Caulfield & Co.

Messrs. Caulfield & Co., Importers and Merchants, the Crystal Palace, 21, Jamaica Street.—

    A propos of the subject now before us, there is a good story told of a gruff old veteran who had come through the Peninsular campaign — Waterloo included — and not long after that eventful time was called upon to preside at a presentation banquet in honour of the colonel, who was retiring from his regiment, and who was to receive, as a token of the respect he was held in, a most magnificent jug or claret decanter of an admixture of gold, silver, and glass, all beautifully engraved in arabesque style. The old warrior whose duty it was to make the presentation, whether from being so much in action during his lifetime or not — tradition does not say — had very little of the linguist about him, and upon rising to address the colonel and make the presentation, he simply looked first at the handsome article, then at the colonel, with much emotion, and lifting it up and pushing it towards him, exclaimed: “Colonel, there’s the jug!” The latter, perceiving the situation at a glance, and wanting to improve on it, got up and replied, “Is that the jug ?” “Yes, that's the jug!” was the response by the worthy veteran, but given with a grimace that was unmistakable. A cannonade of laughter rang through the building, which told with far better effect than a long speech would have done.

    It was looking at Messrs. Caulfield’s handsomely got-up circular which recalled the incident just related. In a style befitting the movements which characterise this house, they have transcribed on their circular a copy of the certificate of merit which they received from the Sanitary and Educational Exhibition, in connection with the Social Science Congress, and awarded to them by the Council of the National Association for the Promotion of Social Science. The circular is otherwise elaborately done up, with a very fine engraving of the interior of their Jamaica Street house — the Crystal Palace, as it is best known by — and scattered over it are some superb photos, done in a highly artistic manner, in chocolate, green and gold, of breakfast, tea, dinner, toilet, and dessert services. The certificate of merit was given for specimens of engraved glass for domestic use, and there is very probably no firm in Glasgow which holds a more select and beautiful stock in this way than the Messrs. Caulfield & Co.

    It is thirty years since they were first established in St. Enoch Square as wholesale, retail, and export glass and china merchants, and increasing business caused them to remove in 1862. At this time they took over these well-known premises, the old Polytechnic warehouse, and occupied the whole for a number of years. The retail business being largely increased during the period between 1874 and 1885, they then sold their interest in the lease to Messrs. Walter Wilson & Co., and acquired those extensive premises at 21, Jamaica Street, known as the Crystal Palace, and next door to Messrs. Amott & Co.

    They occupy two flats here extending back to about a hundred feet in length by forty feet broad as a retail department. At this same time they took over Messrs. Walter Wilson & Co.’s premises, then known as the Scottish Wholesale Stores, ranging from No. 4 to No. 12, Broomielaw, and for their wholesale and export trade occupy five large flats here, which place is entitled by them the Staffordshire China Hall. These two establishments are decidedly the foremost of their kind in the city, and an enormous trade is done in them, giving employment to thirty hands. They are patronised by the leading nobility and gentry throughout the country, and have very large connections and shipments to all parts of the world.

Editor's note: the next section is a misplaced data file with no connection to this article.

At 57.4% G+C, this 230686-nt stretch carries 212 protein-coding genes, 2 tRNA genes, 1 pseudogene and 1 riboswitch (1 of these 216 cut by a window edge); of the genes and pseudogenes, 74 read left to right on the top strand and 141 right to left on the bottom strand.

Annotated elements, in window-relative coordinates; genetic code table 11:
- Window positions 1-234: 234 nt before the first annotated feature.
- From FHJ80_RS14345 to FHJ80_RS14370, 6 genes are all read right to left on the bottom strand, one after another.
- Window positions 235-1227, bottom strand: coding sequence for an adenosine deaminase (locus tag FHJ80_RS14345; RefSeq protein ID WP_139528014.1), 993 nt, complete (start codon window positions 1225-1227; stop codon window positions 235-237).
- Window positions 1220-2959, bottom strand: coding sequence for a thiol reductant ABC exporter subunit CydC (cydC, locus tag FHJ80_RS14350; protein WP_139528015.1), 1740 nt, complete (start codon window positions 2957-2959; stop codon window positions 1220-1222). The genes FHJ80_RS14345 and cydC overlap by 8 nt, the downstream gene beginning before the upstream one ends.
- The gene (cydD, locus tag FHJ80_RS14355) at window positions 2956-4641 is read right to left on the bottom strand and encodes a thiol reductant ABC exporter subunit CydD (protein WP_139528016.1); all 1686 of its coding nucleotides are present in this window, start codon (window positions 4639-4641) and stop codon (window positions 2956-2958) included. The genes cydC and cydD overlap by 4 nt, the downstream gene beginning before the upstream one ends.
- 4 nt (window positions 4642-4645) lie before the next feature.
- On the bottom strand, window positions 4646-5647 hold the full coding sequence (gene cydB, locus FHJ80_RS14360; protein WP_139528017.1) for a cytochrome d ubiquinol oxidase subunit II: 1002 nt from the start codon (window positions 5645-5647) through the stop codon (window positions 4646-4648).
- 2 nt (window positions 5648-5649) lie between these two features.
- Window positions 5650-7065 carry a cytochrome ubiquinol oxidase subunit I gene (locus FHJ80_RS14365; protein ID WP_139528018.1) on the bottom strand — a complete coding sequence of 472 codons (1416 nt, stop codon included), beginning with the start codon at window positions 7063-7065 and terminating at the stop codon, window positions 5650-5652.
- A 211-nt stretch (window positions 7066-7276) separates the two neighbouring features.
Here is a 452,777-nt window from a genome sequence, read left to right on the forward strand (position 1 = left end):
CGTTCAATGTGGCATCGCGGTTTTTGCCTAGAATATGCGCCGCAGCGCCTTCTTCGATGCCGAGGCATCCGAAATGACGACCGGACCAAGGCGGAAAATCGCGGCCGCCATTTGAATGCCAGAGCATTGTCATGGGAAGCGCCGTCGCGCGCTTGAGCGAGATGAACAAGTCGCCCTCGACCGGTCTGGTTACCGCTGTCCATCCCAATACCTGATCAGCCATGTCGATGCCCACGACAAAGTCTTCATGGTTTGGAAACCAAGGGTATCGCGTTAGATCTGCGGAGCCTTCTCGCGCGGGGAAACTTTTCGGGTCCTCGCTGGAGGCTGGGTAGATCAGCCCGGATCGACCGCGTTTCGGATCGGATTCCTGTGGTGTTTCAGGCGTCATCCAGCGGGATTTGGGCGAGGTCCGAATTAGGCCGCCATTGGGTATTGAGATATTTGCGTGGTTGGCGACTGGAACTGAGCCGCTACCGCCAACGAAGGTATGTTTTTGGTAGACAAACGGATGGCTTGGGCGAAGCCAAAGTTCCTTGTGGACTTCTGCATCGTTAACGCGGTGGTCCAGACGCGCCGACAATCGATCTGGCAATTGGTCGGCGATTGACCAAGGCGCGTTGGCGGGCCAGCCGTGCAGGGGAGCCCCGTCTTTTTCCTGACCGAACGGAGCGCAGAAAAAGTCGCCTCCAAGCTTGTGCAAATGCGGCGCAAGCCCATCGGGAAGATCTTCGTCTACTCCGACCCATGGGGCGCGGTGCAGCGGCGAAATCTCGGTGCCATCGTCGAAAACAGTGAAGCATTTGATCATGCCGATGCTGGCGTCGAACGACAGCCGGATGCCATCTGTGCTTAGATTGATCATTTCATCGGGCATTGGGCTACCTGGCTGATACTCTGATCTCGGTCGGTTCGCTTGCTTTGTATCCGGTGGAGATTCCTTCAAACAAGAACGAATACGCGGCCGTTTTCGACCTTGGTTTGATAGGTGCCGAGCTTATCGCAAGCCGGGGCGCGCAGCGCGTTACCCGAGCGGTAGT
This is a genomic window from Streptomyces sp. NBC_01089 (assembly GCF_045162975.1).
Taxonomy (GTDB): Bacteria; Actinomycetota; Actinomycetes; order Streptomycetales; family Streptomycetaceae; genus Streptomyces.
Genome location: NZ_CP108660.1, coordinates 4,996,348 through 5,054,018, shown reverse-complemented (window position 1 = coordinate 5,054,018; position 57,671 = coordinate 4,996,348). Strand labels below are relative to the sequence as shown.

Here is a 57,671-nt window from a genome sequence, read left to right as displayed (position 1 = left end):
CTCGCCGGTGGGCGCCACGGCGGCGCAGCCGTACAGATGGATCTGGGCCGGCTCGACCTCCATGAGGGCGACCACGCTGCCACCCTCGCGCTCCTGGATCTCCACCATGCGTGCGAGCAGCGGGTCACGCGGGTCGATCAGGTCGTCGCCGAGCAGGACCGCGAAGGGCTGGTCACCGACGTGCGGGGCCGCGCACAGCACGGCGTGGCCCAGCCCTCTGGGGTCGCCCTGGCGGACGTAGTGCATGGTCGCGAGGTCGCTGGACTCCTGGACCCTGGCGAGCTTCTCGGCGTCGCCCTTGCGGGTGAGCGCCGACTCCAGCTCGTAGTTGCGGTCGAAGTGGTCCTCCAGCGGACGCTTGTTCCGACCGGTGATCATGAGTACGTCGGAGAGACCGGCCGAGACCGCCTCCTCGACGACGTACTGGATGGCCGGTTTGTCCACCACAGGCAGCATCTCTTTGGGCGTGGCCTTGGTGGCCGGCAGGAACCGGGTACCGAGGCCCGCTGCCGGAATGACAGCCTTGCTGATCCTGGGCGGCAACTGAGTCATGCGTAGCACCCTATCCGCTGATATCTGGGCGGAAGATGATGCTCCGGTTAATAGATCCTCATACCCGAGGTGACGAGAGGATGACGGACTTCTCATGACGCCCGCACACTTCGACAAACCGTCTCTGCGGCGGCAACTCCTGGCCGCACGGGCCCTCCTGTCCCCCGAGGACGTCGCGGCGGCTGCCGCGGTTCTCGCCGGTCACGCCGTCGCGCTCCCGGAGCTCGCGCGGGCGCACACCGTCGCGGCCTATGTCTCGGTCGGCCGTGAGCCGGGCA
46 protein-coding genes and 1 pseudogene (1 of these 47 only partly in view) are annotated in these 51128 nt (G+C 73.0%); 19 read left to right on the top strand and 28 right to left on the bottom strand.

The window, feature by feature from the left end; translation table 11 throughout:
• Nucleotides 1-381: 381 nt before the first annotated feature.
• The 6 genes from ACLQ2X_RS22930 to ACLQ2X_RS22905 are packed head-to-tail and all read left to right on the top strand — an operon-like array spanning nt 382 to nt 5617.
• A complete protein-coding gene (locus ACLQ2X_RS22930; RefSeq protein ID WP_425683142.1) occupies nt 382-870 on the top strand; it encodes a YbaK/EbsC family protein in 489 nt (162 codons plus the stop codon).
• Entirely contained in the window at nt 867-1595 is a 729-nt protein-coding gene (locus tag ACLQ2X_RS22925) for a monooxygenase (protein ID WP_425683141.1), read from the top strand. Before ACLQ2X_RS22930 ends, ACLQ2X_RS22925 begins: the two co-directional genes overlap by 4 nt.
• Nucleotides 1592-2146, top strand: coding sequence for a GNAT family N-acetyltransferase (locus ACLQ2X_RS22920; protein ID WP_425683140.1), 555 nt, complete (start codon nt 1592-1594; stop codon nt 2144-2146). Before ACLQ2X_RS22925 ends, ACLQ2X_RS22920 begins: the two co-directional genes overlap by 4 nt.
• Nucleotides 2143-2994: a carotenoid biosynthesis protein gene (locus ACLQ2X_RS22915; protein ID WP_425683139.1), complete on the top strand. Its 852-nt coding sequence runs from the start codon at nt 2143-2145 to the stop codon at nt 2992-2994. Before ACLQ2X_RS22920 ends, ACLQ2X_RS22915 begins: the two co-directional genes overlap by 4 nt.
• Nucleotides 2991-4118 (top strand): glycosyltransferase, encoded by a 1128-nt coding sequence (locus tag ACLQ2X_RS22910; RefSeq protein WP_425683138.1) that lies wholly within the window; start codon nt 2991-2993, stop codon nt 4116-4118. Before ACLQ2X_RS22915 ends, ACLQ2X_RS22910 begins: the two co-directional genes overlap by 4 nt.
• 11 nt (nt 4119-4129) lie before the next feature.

They hold most extensive stocks, a brief compendium of which might be quoted, more by way of inference of the comprehensive ramifications they have in the trade. Superb are the features furnished in their flint glass department — flower-stands, water sets, mirrors, decanters, claret jugs, caraffes, wines, tumblers, hocks, flower bowls, tubes, gas globes and shades, &c., all of the best Stourbridge make, cut, engraved, or etched ; and crest and monogram services are made to order at very moderate prices.

    The ornamental department abounds in the latest productions of Dresden, Limoges, and other Continental and British manufactures, including Dresden candelabras and comports, Dresden vases and figures, Doulton faience and silicon ware, Bretby art pottery, Worcester figures, vases, &c., Doulton chenie and crocodile ware, Hungarian decorated ware, Webb’s Queen’s Burmese and peach glass, Clark’s fairy lamps, &c.

    The Crystal Palace at 21, Jamaica Street, is the depot for Crown Derby, Royal Worcester, Coalport, Wedgwood, Minton’s, and Doulton ware, the latest novelties in tea, breakfast, dinner, dessert, and toilet services. Especially would we mention the Minton, Lorne, Wedgwood, &c., tea sets ; the Benares, Lily, Salisbury, cameo, and Queen Charlotte dinner services ; and the toilet services in ironstone, pearl white, and ivory. The Messrs. Caulfield & Co.’s establishment is also the depot for Glasgow for the Worcester Porcelain Company.

    A special show of their goods is being made at the Glasgow International Exhibition, and it may be worth mentioning that visitors to Glasgow would do well to visit the Crystal Palace during their stay. It is pertinent to say that it is a sight of the city. A complete system characterises the conduct of the Messrs. Caulfield & Co.’s business. Strict attention is paid to it in every feature ; the packing and transmission of their goods can be thoroughly relied upon, and their promise made is partly performed. The working facilities of the firm it is needless to dilate upon, and their principles are long ago accepted and approved with a most intelligent warmth throughout a world-wide connection.

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